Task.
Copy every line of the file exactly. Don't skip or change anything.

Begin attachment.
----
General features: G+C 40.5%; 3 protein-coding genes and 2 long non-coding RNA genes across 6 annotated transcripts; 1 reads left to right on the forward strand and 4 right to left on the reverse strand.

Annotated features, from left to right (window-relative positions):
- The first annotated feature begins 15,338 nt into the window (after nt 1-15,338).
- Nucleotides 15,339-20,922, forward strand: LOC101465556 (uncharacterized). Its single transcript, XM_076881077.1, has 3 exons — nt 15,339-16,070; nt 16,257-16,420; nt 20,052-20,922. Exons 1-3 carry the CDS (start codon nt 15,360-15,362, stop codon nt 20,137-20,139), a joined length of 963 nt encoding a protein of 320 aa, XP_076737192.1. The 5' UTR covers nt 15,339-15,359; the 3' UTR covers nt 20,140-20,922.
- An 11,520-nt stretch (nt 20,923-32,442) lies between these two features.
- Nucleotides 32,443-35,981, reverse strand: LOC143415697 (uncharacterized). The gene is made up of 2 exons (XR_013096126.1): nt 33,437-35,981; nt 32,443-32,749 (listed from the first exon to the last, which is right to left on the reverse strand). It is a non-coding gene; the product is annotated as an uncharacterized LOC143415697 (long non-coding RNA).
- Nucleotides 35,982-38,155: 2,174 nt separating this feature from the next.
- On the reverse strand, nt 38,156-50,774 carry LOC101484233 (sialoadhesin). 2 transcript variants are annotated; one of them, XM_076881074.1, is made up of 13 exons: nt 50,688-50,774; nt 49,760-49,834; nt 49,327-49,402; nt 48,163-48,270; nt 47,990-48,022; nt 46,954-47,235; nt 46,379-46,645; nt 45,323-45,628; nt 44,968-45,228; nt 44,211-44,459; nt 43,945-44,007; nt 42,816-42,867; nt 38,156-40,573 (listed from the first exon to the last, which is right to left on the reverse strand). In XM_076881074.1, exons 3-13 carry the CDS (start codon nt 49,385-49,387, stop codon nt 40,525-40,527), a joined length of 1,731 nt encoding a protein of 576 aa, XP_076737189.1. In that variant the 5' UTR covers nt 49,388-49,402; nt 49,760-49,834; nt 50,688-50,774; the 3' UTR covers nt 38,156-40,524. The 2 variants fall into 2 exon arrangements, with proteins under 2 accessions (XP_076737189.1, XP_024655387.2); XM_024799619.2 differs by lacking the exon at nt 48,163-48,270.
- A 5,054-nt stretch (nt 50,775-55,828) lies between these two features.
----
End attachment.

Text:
General features: G+C 40.5%; 3 protein-coding genes and 2 long non-coding RNA genes across 6 annotated transcripts; 1 reads left to right on the forward strand and 4 right to left on the reverse strand.

Annotated features, from left to right (window-relative positions):
- The first annotated feature begins 15,338 nt into the window (after nt 1-15,338).
- Nucleotides 15,339-20,922, forward strand: LOC101465556 (uncharacterized). Its single transcript, XM_076881077.1, has 3 exons — nt 15,339-16,070; nt 16,257-16,420; nt 20,052-20,922. Exons 1-3 carry the CDS (start codon nt 15,360-15,362, stop codon nt 20,137-20,139), a joined length of 963 nt encoding a protein of 320 aa, XP_076737192.1. The 5' UTR covers nt 15,339-15,359; the 3' UTR covers nt 20,140-20,922.
- An 11,520-nt stretch (nt 20,923-32,442) lies between these two features.
- Nucleotides 32,443-35,981, reverse strand: LOC143415697 (uncharacterized). The gene is made up of 2 exons (XR_013096126.1): nt 33,437-35,981; nt 32,443-32,749 (listed from the first exon to the last, which is right to left on the reverse strand). It is a non-coding gene; the product is annotated as an uncharacterized LOC143415697 (long non-coding RNA).
- Nucleotides 35,982-38,155: 2,174 nt separating this feature from the next.
- On the reverse strand, nt 38,156-50,774 carry LOC101484233 (sialoadhesin). 2 transcript variants are annotated; one of them, XM_076881074.1, is made up of 13 exons: nt 50,688-50,774; nt 49,760-49,834; nt 49,327-49,402; nt 48,163-48,270; nt 47,990-48,022; nt 46,954-47,235; nt 46,379-46,645; nt 45,323-45,628; nt 44,968-45,228; nt 44,211-44,459; nt 43,945-44,007; nt 42,816-42,867; nt 38,156-40,573 (listed from the first exon to the last, which is right to left on the reverse strand). In XM_076881074.1, exons 3-13 carry the CDS (start codon nt 49,385-49,387, stop codon nt 40,525-40,527), a joined length of 1,731 nt encoding a protein of 576 aa, XP_076737189.1. In that variant the 5' UTR covers nt 49,388-49,402; nt 49,760-49,834; nt 50,688-50,774; the 3' UTR covers nt 38,156-40,524. The 2 variants fall into 2 exon arrangements, with proteins under 2 accessions (XP_076737189.1, XP_024655387.2); XM_024799619.2 differs by lacking the exon at nt 48,163-48,270.
- A 5,054-nt stretch (nt 50,775-55,828) lies between these two features.